With U.S. President Donald Trump set to unleash a new wave of tariffs in his trade war against China, Apple is once again pushing back against the proposal that would see its own products swept up in next round — a set of tariffs which Trump has already suggested may include a 25% levy on everything coming from China, with no exceptions.
Apple CEO Tim Cook was in Washington again last week, visiting the White House to discuss a number of issues with President Trump, and while a spokesperson said the conversation covered “trade, U.S. investment, immigration and privacy,” it’s almost certain that the new round of tariffs currently being mulled by Trump was at the top of the list.
Following that meeting, Apple sent another letter to U.S. Trade Representative Robert Lighthizer, dated June 17th, offering its comments on the newest trade proposal that would see all of its products coming from China — including the iPhone, MacBook, iMac, iPad, iPod touch, Apple Watch, AirPods, HomePod, Beats, Apple TV, and almost all accessories and repair parts — hit with a staggering 25 percent tariff. While Apple’s chargers and cables were impacted by the last round of tariffs, the company’s main products have thus far managed to escape the trade war unscathed.
In the letter, Apple is urging the U.S. government not to impose tariffs on these products, citing its own contributions to the U.S. economy.
Apple is a proud U.S. company and one of the largest job creators in the United States. We are responsible for over 2 million jobs across all 50 states, including Apple’s direct employees, employees at our manufacturing and retail partners, and Americans who make their living in the vibrant and growing app economy.
Apple, in a letter to U.S. Trade Representative Robert Lighthizer
In addition to pointing out the massive size of its U.S. operations, Apple also reminds Lighthizer of its 2018 commitment to make a direct contribution of over $350 billion to the U.S. economy over five years, pointing out that it is on track to meet this goal by opening several new sites and adding more new jobs in the U.S., and that it’s also the largest corporate taxpayer in the U.S., paying “billions more each year in local property, sales, and employee taxes.”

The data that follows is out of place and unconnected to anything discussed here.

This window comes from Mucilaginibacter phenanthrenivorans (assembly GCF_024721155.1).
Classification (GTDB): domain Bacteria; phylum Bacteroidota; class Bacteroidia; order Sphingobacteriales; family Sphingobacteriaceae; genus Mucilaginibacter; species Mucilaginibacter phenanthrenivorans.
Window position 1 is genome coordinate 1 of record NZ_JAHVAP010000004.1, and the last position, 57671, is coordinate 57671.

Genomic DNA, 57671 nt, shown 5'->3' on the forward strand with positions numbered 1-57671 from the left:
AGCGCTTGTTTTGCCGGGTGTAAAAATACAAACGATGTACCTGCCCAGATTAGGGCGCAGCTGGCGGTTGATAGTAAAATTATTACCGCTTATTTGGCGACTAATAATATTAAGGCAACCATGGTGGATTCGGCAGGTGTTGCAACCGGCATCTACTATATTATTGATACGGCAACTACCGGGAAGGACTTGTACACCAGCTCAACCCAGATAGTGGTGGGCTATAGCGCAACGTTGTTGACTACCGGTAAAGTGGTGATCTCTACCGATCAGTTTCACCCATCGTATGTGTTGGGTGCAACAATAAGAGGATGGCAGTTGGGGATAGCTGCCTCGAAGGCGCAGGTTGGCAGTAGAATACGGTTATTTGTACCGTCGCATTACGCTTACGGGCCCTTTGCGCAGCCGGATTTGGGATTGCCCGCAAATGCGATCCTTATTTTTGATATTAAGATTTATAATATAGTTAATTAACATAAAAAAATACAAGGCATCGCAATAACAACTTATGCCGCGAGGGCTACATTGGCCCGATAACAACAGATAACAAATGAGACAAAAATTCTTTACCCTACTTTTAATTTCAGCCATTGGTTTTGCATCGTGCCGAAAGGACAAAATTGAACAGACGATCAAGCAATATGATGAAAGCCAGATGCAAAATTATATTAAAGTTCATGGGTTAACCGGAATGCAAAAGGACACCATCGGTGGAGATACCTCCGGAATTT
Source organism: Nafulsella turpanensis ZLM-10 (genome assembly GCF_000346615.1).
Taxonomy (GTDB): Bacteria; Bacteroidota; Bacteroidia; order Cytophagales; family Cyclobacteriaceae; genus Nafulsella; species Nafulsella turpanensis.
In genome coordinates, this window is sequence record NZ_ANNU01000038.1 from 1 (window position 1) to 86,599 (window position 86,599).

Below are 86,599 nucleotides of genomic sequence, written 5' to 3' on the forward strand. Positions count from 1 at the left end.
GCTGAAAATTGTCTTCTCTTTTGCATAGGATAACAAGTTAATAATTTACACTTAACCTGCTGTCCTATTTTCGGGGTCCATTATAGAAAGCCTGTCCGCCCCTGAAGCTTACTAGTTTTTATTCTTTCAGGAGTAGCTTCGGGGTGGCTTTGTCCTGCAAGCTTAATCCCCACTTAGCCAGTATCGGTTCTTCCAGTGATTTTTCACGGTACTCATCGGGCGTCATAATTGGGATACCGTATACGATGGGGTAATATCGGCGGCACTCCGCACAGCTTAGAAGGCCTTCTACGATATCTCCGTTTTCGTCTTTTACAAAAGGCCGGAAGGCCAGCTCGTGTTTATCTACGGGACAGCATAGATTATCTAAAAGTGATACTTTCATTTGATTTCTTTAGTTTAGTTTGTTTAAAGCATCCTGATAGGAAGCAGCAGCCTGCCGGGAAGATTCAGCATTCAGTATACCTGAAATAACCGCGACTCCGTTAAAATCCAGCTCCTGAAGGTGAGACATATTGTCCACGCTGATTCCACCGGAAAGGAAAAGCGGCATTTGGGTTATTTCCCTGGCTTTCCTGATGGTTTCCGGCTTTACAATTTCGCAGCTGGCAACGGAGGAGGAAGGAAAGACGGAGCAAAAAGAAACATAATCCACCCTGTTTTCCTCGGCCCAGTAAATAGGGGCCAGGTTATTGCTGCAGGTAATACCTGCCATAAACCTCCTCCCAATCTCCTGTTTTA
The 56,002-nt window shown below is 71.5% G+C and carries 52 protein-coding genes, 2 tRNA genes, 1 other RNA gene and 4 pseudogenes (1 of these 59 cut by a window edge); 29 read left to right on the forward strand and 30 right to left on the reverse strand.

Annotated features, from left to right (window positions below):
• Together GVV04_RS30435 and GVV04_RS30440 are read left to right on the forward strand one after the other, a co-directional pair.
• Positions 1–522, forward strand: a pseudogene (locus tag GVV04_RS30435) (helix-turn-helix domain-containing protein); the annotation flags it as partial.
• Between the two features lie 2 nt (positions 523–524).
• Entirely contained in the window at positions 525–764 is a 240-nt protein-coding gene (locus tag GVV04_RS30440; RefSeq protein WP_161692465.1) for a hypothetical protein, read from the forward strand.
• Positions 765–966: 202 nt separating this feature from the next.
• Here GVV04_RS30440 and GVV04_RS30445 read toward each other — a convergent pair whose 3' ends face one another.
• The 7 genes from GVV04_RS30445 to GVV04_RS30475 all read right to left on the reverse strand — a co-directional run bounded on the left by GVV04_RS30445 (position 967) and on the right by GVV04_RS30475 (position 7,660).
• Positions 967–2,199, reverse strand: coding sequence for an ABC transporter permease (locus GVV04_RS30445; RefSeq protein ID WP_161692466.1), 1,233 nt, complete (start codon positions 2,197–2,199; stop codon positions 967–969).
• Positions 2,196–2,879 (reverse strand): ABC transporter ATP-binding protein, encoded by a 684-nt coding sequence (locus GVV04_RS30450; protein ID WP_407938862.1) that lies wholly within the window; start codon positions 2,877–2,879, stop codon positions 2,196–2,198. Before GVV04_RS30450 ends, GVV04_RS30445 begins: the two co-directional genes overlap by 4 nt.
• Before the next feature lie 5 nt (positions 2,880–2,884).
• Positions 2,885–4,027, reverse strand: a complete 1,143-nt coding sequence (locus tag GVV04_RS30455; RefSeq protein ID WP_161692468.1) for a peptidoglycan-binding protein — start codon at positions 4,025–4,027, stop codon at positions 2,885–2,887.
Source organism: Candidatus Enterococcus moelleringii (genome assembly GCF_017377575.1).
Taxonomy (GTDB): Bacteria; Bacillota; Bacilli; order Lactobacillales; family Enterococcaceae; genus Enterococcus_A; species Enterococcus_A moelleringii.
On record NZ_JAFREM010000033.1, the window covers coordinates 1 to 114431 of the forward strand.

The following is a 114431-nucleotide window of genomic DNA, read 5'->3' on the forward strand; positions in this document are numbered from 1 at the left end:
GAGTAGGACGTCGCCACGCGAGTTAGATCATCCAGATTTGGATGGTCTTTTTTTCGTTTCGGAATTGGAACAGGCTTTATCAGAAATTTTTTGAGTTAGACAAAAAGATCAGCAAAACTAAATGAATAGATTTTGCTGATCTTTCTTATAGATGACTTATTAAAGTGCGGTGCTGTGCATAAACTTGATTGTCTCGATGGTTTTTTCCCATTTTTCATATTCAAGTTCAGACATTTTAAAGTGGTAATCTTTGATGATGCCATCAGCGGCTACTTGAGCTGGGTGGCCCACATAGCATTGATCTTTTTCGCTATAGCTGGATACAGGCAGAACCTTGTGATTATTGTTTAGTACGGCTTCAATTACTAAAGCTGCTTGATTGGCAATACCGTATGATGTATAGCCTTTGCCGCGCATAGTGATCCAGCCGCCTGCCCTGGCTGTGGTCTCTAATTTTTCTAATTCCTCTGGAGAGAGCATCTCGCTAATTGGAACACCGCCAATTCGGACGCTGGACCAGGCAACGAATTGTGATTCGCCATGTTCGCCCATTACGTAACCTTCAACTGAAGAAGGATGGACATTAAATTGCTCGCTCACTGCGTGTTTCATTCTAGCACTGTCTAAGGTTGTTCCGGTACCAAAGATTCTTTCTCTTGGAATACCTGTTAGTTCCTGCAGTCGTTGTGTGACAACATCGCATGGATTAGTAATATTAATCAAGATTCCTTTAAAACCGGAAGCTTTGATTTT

Apple points out, however, that this could change with the proposed new tariffs, which would “result in a reduction of Apple’s U.S. economic contribution.” Apple also adds that such tariffs would actually “tilt the playing field” to give its competitors an advantage, since most of them don’t have a large enough presence in the U.S. market to be impacted by U.S. tariffs, and could therefore continue doing business as usual while Apple is hard hit by the new levies. The letter also pointedly mentions “Chinese producers” specifically, along with “other major non-U.S. competitors,” most likely to imply that such tariffs could ultimately be helping China in the trade war rather than hindering it. Both comments are also accompanied by footnotes that have been redacted as “Business Confidential” in the public version of the letter.
As an annex to the letter, Apple includes a list of specific tariff codes that would be affected under the proposal, which also encompass a great many non-Apple products, of course. For example, code 8517120050, Radio Telephones Designed For The Public Cellular Radiotelecommunication Service, not only includes the iPhone, but pretty much every other cellular phone ever made. This makes Apple’s request to avoid tariffs more complicated, since it’s unlikely that the Trump Administration would be able to make an exemption solely for Apple, and excluding these tariff codes entirely would leave every other smartphone and even feature phone also exempt from levies.
So far, Apple has been successful in its lobbying efforts; a similar letter sent to Lighthizer last fall likely contributed to its escape from the last major round of tariffs. However, it’s by no means certain that its luck will continue, and Apple’s supply chain has been preparing for the worst for a while now. Earlier this week, Apple also began specifically asking its suppliers to evaluate moving production out of China, so while the iPhone maker would undoubtedly prefer to maintain the status quo, it’s also definitely ramping up its emergency preparedness as well.
This article was originally posted here